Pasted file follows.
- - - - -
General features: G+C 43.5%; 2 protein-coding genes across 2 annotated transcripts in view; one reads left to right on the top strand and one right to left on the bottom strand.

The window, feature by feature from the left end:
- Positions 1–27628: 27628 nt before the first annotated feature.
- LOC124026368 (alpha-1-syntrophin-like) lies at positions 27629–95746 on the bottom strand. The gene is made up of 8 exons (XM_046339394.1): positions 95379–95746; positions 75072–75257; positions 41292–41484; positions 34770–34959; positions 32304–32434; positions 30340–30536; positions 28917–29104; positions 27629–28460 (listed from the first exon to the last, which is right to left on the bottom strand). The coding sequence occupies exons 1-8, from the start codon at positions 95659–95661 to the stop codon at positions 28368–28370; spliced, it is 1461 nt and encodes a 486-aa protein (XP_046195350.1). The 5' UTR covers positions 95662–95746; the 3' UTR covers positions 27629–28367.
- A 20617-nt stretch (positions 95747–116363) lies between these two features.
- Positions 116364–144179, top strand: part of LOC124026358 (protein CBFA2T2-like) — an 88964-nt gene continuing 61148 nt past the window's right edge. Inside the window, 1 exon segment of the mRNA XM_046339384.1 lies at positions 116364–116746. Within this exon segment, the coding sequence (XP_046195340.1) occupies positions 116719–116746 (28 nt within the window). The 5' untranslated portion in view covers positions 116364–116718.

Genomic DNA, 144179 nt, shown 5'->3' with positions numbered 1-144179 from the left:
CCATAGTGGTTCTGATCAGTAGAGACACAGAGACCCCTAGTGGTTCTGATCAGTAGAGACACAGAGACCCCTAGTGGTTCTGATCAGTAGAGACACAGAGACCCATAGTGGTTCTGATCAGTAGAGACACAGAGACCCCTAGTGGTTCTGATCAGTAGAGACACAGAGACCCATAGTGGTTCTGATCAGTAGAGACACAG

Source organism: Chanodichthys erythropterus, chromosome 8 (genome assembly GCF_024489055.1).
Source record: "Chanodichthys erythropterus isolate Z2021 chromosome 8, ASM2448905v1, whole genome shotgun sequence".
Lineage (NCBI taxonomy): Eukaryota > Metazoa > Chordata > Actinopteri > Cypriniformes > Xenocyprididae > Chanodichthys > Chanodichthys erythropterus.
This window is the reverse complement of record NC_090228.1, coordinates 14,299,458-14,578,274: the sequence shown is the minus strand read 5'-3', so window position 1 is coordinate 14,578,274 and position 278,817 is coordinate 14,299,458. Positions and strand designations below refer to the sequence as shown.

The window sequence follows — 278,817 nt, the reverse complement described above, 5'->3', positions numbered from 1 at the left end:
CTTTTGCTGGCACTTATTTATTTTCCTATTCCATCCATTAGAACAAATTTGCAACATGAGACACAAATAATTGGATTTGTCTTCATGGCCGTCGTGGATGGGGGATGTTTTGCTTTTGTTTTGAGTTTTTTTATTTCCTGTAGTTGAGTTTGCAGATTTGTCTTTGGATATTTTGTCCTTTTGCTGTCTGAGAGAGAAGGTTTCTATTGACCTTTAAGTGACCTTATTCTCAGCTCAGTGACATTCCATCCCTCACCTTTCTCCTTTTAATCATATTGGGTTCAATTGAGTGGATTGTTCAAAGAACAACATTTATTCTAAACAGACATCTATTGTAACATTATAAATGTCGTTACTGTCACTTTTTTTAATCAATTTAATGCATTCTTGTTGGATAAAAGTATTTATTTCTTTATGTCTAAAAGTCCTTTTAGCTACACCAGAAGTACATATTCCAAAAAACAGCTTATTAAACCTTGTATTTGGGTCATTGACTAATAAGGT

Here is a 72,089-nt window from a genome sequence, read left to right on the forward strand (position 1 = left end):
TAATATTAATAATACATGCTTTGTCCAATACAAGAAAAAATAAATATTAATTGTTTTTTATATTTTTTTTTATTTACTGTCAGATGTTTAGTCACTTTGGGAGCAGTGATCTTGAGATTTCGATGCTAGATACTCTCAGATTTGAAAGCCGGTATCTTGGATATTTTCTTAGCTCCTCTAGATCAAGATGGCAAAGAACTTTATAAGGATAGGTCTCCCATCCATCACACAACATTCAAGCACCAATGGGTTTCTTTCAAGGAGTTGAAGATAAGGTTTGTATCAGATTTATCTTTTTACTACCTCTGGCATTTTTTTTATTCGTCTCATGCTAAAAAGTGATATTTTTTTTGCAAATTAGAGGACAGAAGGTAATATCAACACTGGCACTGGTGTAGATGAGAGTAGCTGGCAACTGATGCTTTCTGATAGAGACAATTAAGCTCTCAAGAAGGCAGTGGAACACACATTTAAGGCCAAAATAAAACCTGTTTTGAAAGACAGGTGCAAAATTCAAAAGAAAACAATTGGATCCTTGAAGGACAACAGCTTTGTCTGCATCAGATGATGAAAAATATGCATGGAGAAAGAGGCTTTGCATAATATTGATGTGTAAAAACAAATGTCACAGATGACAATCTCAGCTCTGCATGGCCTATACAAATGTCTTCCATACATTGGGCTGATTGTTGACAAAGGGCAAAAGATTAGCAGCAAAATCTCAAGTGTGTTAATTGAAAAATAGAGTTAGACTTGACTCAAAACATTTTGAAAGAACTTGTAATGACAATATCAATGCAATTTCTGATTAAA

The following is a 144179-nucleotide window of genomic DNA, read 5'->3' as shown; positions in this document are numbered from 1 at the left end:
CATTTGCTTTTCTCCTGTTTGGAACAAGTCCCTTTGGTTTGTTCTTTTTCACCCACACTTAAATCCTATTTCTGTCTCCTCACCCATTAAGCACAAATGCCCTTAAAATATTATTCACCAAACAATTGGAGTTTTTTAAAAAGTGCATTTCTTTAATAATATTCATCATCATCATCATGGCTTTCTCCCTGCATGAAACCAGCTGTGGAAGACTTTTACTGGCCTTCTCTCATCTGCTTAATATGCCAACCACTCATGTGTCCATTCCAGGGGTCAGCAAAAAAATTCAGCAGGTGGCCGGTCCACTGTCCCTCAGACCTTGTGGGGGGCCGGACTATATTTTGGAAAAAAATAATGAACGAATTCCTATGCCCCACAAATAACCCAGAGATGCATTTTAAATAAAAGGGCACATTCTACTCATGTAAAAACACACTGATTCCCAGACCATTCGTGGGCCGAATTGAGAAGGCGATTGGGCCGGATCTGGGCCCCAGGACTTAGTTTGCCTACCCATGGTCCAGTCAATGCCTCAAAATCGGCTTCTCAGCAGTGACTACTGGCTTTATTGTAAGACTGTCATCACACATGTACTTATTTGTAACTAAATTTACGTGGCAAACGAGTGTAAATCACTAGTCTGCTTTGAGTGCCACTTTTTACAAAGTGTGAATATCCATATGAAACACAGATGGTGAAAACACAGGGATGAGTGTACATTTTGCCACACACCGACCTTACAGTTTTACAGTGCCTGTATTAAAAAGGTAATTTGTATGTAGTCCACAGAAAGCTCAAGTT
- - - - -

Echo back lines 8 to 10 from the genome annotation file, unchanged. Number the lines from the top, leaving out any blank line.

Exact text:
CCATAGTGGTTCTGATCAGTAGAGACACAGAGACCCCTAGTGGTTCTGATCAGTAGAGACACAGAGACCCCTAGTGGTTCTGATCAGTAGAGACACAGAGACCCATAGTGGTTCTGATCAGTAGAGACACAGAGACCCCTAGTGGTTCTGATCAGTAGAGACACAGAGACCCATAGTGGTTCTGATCAGTAGAGACACAG

Source organism: Chanodichthys erythropterus, chromosome 8 (genome assembly GCF_024489055.1).
Source record: "Chanodichthys erythropterus isolate Z2021 chromosome 8, ASM2448905v1, whole genome shotgun sequence".